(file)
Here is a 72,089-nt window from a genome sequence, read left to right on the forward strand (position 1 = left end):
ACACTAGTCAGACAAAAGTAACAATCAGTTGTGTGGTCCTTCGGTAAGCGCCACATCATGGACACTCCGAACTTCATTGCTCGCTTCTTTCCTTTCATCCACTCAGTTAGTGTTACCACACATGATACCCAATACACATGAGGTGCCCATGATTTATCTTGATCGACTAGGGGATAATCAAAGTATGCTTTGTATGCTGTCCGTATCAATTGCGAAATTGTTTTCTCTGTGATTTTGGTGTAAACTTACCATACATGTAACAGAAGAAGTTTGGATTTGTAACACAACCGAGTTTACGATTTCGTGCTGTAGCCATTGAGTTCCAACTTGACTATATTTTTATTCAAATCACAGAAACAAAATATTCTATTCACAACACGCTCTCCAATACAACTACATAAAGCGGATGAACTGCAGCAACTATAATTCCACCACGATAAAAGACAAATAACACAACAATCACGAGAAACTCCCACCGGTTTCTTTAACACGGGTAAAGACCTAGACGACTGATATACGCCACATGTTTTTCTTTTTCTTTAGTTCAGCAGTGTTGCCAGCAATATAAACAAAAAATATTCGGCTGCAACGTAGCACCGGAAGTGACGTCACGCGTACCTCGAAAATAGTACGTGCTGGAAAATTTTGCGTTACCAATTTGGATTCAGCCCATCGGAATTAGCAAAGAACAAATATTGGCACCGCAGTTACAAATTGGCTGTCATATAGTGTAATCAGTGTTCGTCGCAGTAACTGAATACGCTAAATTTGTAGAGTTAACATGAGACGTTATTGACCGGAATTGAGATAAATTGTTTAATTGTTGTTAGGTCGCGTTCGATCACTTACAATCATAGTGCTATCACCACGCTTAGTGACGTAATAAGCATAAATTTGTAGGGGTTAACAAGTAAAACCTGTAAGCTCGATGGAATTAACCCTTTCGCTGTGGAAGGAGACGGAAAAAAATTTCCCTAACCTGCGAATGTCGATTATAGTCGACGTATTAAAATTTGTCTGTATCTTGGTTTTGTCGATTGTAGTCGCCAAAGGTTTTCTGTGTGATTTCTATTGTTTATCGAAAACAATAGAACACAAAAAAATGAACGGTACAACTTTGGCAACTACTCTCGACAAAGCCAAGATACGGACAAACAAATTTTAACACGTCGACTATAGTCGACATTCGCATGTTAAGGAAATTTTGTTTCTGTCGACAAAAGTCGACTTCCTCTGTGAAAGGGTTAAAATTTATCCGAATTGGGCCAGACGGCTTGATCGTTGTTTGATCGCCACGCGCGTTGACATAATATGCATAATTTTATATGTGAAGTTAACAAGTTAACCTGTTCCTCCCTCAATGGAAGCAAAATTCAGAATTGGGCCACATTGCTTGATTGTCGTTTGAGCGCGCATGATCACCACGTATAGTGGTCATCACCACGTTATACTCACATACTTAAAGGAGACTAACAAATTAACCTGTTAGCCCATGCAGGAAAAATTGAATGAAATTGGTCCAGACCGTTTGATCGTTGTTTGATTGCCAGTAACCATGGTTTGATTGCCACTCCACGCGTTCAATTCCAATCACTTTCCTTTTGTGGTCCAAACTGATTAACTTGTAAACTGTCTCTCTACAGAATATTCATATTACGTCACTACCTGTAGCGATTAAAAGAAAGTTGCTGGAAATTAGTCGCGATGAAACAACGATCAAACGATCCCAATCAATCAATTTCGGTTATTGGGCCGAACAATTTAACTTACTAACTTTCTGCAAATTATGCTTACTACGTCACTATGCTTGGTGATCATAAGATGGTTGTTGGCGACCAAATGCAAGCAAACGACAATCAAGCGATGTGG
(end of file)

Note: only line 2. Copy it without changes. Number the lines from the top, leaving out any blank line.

ACACTAGTCAGACAAAAGTAACAATCAGTTGTGTGGTCCTTCGGTAAGCGCCACATCATGGACACTCCGAACTTCATTGCTCGCTTCTTTCCTTTCATCCACTCAGTTAGTGTTACCACACATGATACCCAATACACATGAGGTGCCCATGATTTATCTTGATCGACTAGGGGATAATCAAAGTATGCTTTGTATGCTGTCCGTATCAATTGCGAAATTGTTTTCTCTGTGATTTTGGTGTAAACTTACCATACATGTAACAGAAGAAGTTTGGATTTGTAACACAACCGAGTTTACGATTTCGTGCTGTAGCCATTGAGTTCCAACTTGACTATATTTTTATTCAAATCACAGAAACAAAATATTCTATTCACAACACGCTCTCCAATACAACTACATAAAGCGGATGAACTGCAGCAACTATAATTCCACCACGATAAAAGACAAATAACACAACAATCACGAGAAACTCCCACCGGTTTCTTTAACACGGGTAAAGACCTAGACGACTGATATACGCCACATGTTTTTCTTTTTCTTTAGTTCAGCAGTGTTGCCAGCAATATAAACAAAAAATATTCGGCTGCAACGTAGCACCGGAAGTGACGTCACGCGTACCTCGAAAATAGTACGTGCTGGAAAATTTTGCGTTACCAATTTGGATTCAGCCCATCGGAATTAGCAAAGAACAAATATTGGCACCGCAGTTACAAATTGGCTGTCATATAGTGTAATCAGTGTTCGTCGCAGTAACTGAATACGCTAAATTTGTAGAGTTAACATGAGACGTTATTGACCGGAATTGAGATAAATTGTTTAATTGTTGTTAGGTCGCGTTCGATCACTTACAATCATAGTGCTATCACCACGCTTAGTGACGTAATAAGCATAAATTTGTAGGGGTTAACAAGTAAAACCTGTAAGCTCGATGGAATTAACCCTTTCGCTGTGGAAGGAGACGGAAAAAAATTTCCCTAACCTGCGAATGTCGATTATAGTCGACGTATTAAAATTTGTCTGTATCTTGGTTTTGTCGATTGTAGTCGCCAAAGGTTTTCTGTGTGATTTCTATTGTTTATCGAAAACAATAGAACACAAAAAAATGAACGGTACAACTTTGGCAACTACTCTCGACAAAGCCAAGATACGGACAAACAAATTTTAACACGTCGACTATAGTCGACATTCGCATGTTAAGGAAATTTTGTTTCTGTCGACAAAAGTCGACTTCCTCTGTGAAAGGGTTAAAATTTATCCGAATTGGGCCAGACGGCTTGATCGTTGTTTGATCGCCACGCGCGTTGACATAATATGCATAATTTTATATGTGAAGTTAACAAGTTAACCTGTTCCTCCCTCAATGGAAGCAAAATTCAGAATTGGGCCACATTGCTTGATTGTCGTTTGAGCGCGCATGATCACCACGTATAGTGGTCATCACCACGTTATACTCACATACTTAAAGGAGACTAACAAATTAACCTGTTAGCCCATGCAGGAAAAATTGAATGAAATTGGTCCAGACCGTTTGATCGTTGTTTGATTGCCAGTAACCATGGTTTGATTGCCACTCCACGCGTTCAATTCCAATCACTTTCCTTTTGTGGTCCAAACTGATTAACTTGTAAACTGTCTCTCTACAGAATATTCATATTACGTCACTACCTGTAGCGATTAAAAGAAAGTTGCTGGAAATTAGTCGCGATGAAACAACGATCAAACGATCCCAATCAATCAATTTCGGTTATTGGGCCGAACAATTTAACTTACTAACTTTCTGCAAATTATGCTTACTACGTCACTATGCTTGGTGATCATAAGATGGTTGTTGGCGACCAAATGCAAGCAAACGACAATCAAGCGATGTGG